Government regulations need to change if Australia is to create a ‘Silicon Beach’ that will compete with the world’s leading digital economies, a gathering of tech giants and start-ups has told Prime Minister Julia Gillard.
A forum on Australia’s digital economy, held in Sydney, saw a range of ideas presented directly to Gillard on how to boost the nation’s tech innovation.
Nick Leeder, managing director of Google Australia, praised the roll out of the National Broadband Network, but said that changes to copyright, financial regulations on capital raising and the number of school leavers taking up ICT courses were needed if Australia was to create its own ‘Silicon Beach’ to rival California’s Silicon Valley.
“We think we should be setting out to build this Silicon Beach, and use the examples and capabilities that [it] will provide to accelerate the uptake and absorption of digital, right through the main parts of the economy,” said Leeder, in comments reported by The Australian and ZDNet.
“We think that many of the critical ingredients of this (silicon) beach are already here. We see that from a Google perspective. Sydney is one of Google’s top R&D centres in the world and that’s because we can find world class engineering talent here.”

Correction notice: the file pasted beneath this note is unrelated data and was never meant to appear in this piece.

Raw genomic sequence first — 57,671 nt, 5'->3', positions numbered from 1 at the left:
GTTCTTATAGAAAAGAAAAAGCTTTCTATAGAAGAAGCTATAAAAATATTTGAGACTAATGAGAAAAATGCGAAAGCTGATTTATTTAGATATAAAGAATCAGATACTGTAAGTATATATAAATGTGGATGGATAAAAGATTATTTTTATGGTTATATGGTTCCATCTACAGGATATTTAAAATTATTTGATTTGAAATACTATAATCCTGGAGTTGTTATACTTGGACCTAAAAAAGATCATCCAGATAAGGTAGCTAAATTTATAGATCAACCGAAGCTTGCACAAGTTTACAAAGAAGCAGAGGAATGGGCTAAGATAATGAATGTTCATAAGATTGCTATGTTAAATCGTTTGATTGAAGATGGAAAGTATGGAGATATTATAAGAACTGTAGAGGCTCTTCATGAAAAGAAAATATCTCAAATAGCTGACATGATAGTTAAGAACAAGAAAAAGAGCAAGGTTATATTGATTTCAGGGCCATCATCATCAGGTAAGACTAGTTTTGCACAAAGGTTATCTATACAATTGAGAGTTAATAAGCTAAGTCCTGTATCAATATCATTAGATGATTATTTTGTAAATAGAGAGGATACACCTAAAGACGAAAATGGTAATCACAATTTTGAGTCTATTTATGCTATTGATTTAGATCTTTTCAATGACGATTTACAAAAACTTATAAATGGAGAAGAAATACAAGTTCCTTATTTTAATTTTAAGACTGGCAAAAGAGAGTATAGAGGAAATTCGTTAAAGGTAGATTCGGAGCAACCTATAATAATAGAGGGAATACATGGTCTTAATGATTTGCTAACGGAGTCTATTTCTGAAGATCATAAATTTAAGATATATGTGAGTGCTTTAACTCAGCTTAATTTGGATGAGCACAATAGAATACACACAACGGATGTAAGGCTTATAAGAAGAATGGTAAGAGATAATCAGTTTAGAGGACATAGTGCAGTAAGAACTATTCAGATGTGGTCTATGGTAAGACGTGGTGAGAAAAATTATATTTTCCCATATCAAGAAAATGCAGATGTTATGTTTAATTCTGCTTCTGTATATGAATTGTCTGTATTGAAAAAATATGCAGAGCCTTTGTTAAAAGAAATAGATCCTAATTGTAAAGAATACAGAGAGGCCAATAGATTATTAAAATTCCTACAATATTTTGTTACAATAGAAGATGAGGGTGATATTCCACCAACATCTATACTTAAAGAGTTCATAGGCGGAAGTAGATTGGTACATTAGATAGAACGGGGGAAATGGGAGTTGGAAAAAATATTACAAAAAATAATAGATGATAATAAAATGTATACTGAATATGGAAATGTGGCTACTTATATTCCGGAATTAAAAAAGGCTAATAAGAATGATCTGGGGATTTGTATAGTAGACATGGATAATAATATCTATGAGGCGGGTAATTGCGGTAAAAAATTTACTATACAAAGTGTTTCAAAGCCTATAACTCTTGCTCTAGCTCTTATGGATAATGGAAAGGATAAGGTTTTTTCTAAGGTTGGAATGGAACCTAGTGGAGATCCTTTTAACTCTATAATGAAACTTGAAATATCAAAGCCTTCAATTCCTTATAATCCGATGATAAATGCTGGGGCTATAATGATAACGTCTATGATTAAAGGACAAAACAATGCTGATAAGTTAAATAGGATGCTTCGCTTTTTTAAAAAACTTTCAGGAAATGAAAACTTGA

According to The Australian, Leeder also urged Australia to “amplify” the success stories of tech entrepreneurs.
“We should be placing more value on the risk that they’re taking and celebrating their success more,” he said.
The forum featured digital heavyweights such as Microsoft, PayPal, Commonwealth Bank, Telstra, Optus and Vodafone, but also included start-up pioneers Atlassian and Shoes of Prey.
Michael Fox, co-founder of Shoes of Prey, said he was concerned about the lack of engineering talent in Australia, a problem exacerbated by the launch of the NBN, while Atlassian co-founder Scott Farquhar said that Australia should worry less about its geographical location and more about the particular areas we want to specialise in.
Gillard herself called for greater collaboration between businesses and government to ensure that Australia wasn’t left behind in the global tech rush.
“Through better exploitation of the digital economy we can increase the output of both our capital and our labour, and make Australia more competitive,” she told the forum.
“If we don’t collaborate to get to the front of the digital pack, we’ll see our competitiveness decline, jobs move elsewhere, and our overall prosperity reduced.”
“Today is … an opportunity for participants in the forum to share their experience, for business to learn from business.”